The current state of the 2004 presidential race does not favor Sen. John Kerry, no matter what utterly unconvincing spin Democratic strategists continue to offer. [IMGCAP(1)]
National polls show President Bush holding a narrow lead, and the two presidential campaigns are focusing their advertising on a little more than a dozen states, including Pennsylvania, Minnesota, Iowa, Michigan, Maine and Wisconsin, all of which went for Al Gore in 2000. The race is close, but it isn’t even.
The Massachusetts Democrat will lose in November unless he changes the nature of the contest. And he will have an opportunity to do so during the three presidential debates, when he must accomplish two things.
First, Kerry must return the focus of the election to Bush. Throughout much of the spring and early summer, the race was about the president and his performance in office. That’s when Bush was in trouble. During August and at the GOP convention, Republicans were successful in making Kerry the issue, and particularly in raising questions about his consistency and instincts.
Polling has shown that much of the Democrat’s support comes from opposition to the president, rather than enthusiasm for Kerry. The Senator has a far better chance of winning if the election is a referendum on Bush’s job performance on the economy, Iraq and health care than if the election is seen as a choice between the two men.
Second, and of greatest importance, Kerry must alter the way voters now see the war in Iraq.
Republicans have successfully encouraged voters to regard Iraq as part of the larger war on terror. That linkage has made it more difficult for Kerry to focus on the problems in Iraq and to get much mileage out of his argument about the human and financial costs of the Iraqi effort.
If Iraq is one military front against a broader international terrorist effort to destroy the United States, Americans seem willing to divert considerable resources to Iraq.
Republicans have succeeded in defining Kerry’s vote to give the president authority to go to war in Iraq as a vote to attack Saddam Hussein. Kerry counters, reasonably but ineffectively, that while he voted to give the president authority, the president should not have used the authority as he did.
The problem with Kerry’s argument is that Howard Dean emerged as the main opponent to Bush’s Iraq policy, while the Massachusetts Senator tried — and continues to try — to have it both ways, as a tough guy who didn’t want to fight.
It isn’t surprising that Kerry is having a hard time selling that position, especially in the middle of a campaign that has been as polarizing as this one.
Indeed, the Republicans’ success linking the war in Iraq and the war against terror has made the Massachusetts Senator appear to be a flip-flopper on Iraq (a not altogether unreasonable conclusion given Kerry’s voting record and past statements).
Kerry has tried to extricate himself from his political problem by arguing that he would not have sacrificed American lives merely to topple Hussein. That argument, which is premised on the view that Bush’s attack on Iraq was a diversion, won’t work as long as Americans believe that the attack on Iraq constituted another front in the war against terrorism.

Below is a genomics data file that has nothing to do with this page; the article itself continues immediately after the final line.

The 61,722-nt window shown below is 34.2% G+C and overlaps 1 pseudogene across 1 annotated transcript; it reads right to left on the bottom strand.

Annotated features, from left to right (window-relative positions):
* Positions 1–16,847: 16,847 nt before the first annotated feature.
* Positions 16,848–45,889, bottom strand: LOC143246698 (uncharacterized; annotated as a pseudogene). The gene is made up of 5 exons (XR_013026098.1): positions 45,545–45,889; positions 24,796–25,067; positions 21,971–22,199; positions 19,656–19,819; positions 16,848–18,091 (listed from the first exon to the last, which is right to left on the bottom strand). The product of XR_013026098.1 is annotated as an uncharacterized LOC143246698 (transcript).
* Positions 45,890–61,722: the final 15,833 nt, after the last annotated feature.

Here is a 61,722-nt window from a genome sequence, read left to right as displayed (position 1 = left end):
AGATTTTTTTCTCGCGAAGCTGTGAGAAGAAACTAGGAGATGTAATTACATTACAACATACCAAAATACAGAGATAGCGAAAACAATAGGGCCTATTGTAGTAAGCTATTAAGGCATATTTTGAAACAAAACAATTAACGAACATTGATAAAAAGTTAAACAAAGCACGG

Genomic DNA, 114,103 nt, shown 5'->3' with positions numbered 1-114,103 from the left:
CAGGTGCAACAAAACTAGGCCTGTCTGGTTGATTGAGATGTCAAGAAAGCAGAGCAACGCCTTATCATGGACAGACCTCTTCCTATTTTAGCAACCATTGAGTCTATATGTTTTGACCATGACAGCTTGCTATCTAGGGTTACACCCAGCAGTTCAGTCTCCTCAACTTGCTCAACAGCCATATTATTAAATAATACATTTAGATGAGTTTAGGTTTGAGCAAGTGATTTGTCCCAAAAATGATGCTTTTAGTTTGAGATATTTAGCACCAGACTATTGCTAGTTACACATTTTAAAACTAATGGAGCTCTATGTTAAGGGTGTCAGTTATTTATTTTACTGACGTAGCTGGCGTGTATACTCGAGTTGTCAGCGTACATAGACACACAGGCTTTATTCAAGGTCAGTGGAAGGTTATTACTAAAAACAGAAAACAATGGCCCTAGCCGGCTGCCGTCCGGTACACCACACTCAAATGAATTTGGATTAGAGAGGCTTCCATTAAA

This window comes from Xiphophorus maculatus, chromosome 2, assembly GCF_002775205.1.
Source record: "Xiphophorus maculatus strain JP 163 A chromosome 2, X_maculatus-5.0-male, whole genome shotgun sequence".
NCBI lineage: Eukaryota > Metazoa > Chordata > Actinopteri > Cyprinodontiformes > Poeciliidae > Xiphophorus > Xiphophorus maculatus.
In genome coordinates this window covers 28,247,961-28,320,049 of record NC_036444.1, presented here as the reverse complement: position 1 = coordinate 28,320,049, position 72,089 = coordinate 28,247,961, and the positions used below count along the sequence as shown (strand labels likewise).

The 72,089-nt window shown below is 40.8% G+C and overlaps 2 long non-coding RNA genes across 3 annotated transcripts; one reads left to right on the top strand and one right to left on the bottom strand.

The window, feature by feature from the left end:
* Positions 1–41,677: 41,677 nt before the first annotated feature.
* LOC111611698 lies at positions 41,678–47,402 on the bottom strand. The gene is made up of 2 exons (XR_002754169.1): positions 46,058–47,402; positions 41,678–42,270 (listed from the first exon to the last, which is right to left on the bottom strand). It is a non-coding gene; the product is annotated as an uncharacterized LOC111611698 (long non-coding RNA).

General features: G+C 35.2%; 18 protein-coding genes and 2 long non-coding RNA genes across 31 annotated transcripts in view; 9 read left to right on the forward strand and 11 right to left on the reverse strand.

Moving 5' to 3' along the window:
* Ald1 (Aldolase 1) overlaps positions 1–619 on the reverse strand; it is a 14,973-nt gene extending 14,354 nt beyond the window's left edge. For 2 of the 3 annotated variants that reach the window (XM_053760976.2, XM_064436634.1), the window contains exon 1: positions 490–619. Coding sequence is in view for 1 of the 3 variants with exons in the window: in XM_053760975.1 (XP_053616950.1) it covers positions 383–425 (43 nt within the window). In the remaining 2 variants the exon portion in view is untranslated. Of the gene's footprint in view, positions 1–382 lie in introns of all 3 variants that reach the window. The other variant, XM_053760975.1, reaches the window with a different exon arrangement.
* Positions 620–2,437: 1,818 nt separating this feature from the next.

The debates give Kerry, and to a lesser extent his running mate Sen. John Edwards, another opportunity to separate Iraq and the war on terror in the minds of voters, and to convince them that his vote for the authority to fight and his opposition to the conduct of the war are separate and different things.
Kerry’s best opportunity will come during the first debate on Sept. 30, which will cover foreign policy. It should be heavily watched. Five days later, Vice President Cheney and Edwards debate, and foreign affairs is likely to be a major issue, if only because Cheney is so closely associated with the administration’s foreign policy and Edwards knows that he and Kerry must shake voters’ focus on the war on terror.
Domestic policy will be the focus of the final presidential debate on Oct. 13. Obviously, Kerry would be in better shape if he can convince voters that they should cast their votes on the basis of job losses, outsourcing, health care costs and other domestic issues. But it is unlikely that the debates will change the entire focus of the elections from international to domestic concerns.
Already within the past year, voters have twice changed the way they look at this election. Democrats did it shortly before the Iowa caucuses, and swing voters apparently did it again after the GOP national convention.
The debates — and the post-debate analysis, whether in newspapers, on TV news or in “Saturday Night Live” sketches — offer a major, and possibly final, opportunity for Kerry to change the electorate’s focus once again. He must do so if he has any hope of taking the oath of office on Jan. 20.
Stuart Rothenberg is editor of the Rothenberg Political Report.